These changes happen because the plant is prone to root rot when left to sit in waterlogged soil. One thing you can do to minimize the potential for root rot is to let the plant drain after watering and then empty the saucer beneath the pot.
Too little water can also have an adverse effect. It can result in the leaves curling and then becoming limp. The leaves may also drop off.
This particular plant likes the soil to dry out between watering. The roots can remain moist, but should not be allowed to be soaked between watering schedules. When the top 2 inches of soil have become dry, you can think about watering the plant again.
Feed The Plant With A Balanced Fertilizer Every 2-3 Months
Your Pothos plant can do just fine without being fertilized, especially if it has been potted in decent soil. However, fertilizing your Pothos every 2-3 months during the growing season will optimize growth rates and ensure your plant develops and matures as quickly as possible.
A balanced, water-soluble houseplant fertilizer is ideal. I’ve had really good results with this fertilizer that I use for my indoor plants. The quality is excellent and it’s easy to use. It won’t make your plants double in size overnight, but it does what its meant to very well.
If you aren’t sure if your soil needs fertilizer, you can test it. Most gardening stores sell home soil testing kits which can uncover exactly what nutrients are in the soil or lacking.
Most plants require 16 nutrients to flourish and grow. The primary nutrients required are potassium, nitrogen, and phosphorus. The secondary and micro nutrients needed are boron, cobalt, iron, zinc, molybdenum, copper, calcium, magnesium, and Sulphur. Most decent fertilizers will contain all of these elements.
Something interesting to know is that inorganic fertilizers provide an instant nutrient boost to soil which will spur on Pothos growth almost immediately. On the flip side, organic fertilizers may take longer to boost plant growth, but they ensure a healthier growing medium over the long term.
Of course, regardless of which fertilizer you choose, you will need to read the packaging information on the fertilizer and ensure that you use the correct amount for the pot size that your plant is living in.
Grow Pothos Faster By Keeping Pests At Bay
Just like any house plant, a Pothos that is attacked by pests can suffer stunted growth or damage to the delicate system of its leaves. Don’t get overly worried about insects though -pest infestation is rare with these particular house plants.
Bugs don’t often target Pothos, but those that sometimes do include the likes of caterpillars, scales, thrips, mites, and mealybugs.
If your plant seems to have contracted a few bugs and insects, you need to act quickly. You can remove each bug by wiping down the plant with a weak solution of rubbing alcohol and water.
You can also use an insecticide to rid a plant of bugs, insects and eggs. To make an environmentally friendly insecticide, mix 1 teaspoon of regular dishwashing liquid soap into a liter of water. Either wipe the plant down with this solution or use a spray bottle to apply it to the entire plant. Read my article on getting rid of houseplant bugs naturally for more information.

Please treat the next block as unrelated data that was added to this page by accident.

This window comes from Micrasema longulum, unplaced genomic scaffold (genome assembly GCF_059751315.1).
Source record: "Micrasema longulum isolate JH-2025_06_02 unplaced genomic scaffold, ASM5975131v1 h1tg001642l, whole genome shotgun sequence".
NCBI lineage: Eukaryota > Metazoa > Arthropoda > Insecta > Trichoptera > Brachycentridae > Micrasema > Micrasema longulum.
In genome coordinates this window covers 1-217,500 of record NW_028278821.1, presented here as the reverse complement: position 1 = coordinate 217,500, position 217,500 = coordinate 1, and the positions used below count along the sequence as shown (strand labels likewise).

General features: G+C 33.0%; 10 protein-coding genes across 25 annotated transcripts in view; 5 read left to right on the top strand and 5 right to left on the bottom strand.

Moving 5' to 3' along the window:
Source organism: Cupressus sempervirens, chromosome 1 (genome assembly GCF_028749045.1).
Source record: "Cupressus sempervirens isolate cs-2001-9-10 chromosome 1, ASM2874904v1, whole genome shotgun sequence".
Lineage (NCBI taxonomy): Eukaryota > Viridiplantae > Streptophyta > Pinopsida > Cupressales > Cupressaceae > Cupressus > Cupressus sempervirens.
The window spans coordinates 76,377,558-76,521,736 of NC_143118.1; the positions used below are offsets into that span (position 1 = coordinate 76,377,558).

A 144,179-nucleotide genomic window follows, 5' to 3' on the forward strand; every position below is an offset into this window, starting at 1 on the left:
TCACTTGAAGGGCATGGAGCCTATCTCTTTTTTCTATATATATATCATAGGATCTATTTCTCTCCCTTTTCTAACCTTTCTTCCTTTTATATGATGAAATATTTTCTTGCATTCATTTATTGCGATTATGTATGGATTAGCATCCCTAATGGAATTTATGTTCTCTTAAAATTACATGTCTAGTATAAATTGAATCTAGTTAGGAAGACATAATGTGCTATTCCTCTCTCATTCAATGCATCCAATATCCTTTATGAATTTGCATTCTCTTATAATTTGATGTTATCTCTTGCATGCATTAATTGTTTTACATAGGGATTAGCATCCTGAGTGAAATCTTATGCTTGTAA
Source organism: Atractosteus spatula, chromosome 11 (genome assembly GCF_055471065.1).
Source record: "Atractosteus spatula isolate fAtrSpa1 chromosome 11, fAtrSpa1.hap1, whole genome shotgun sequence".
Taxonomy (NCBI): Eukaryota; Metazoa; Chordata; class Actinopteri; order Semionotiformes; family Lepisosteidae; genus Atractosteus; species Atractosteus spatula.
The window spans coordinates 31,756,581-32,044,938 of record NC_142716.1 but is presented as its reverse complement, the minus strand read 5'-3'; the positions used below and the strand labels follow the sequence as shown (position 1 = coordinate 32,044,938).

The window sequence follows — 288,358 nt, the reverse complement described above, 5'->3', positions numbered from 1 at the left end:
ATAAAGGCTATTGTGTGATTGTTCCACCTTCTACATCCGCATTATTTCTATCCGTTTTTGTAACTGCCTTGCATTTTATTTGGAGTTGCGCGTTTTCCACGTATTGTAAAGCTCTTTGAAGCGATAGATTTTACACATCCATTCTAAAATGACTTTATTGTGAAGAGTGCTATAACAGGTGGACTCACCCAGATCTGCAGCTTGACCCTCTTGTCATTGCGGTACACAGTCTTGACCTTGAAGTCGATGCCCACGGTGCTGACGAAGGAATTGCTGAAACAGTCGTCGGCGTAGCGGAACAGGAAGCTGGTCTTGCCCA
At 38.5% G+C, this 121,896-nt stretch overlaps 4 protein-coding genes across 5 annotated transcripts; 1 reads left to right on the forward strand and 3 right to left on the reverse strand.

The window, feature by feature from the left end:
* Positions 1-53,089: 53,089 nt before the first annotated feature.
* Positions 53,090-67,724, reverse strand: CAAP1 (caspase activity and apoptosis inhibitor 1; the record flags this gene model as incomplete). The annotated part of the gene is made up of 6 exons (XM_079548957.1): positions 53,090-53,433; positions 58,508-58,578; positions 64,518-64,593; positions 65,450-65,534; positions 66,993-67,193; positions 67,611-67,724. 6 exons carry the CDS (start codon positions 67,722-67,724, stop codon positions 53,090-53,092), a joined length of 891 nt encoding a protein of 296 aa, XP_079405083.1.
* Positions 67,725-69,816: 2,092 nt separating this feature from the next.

How To Get Pothos Cuttings To Grow Fast
If you want to propagate your own Pothos and get them growing fast, the process is fairly simple. Simply cut off stems of the plant to get your cuttings. Doing this will also encourage the main plant to become bushier or fuller. Follow these steps to grow your own Pothos cuttings fast:
- Cut pieces of stem between 6 and 12 inches long.
- Remove some of the leaves at the lower end of the stem. If you don’t, they will merely get in the way.
- Place the cuttings in a jar of water or a vase. You need to ensure that the last 2 or 3 nodes in the stem are completely submerged in water.
- Keep a close eye on the stems, making sure that you keep the bottom 3 nodes covered in water. Keep an eye out for new roots pushing through into the water. You can keep refreshing the water every 7 days or so.
- Keep doing this for at least 30 days after the first roots have appeared. After 30 days, your plant will have greater nutritional needs. Now is the time to transfer the cuttings to a soil medium. Plant the Pothos cuttings directly into pots and keep the soil lightly watered.
There are some house plant enthusiasts who have followed a similar growing technique, but have placed the fresh cuttings straight into light potting soil instead of jars of water. Some believe that the nutrients in the soil make the plant stronger and encourage faster growth from the start.
The main way to grow Pothos faster is to provide it with the best growing conditions possible. By removing any restrictions to its growth, your Pothos can grow to its full potential.
If you want to learn more about growing indoor plants, check out my book, Houseplants Made Easy. It covers everything you need to know about growing houseplants, giving you the confidence and skills to grow beautiful plants. I cover each aspect of care, how to deal with common problems, and provide a simple guide to caring for 50 of the most popular indoor plants.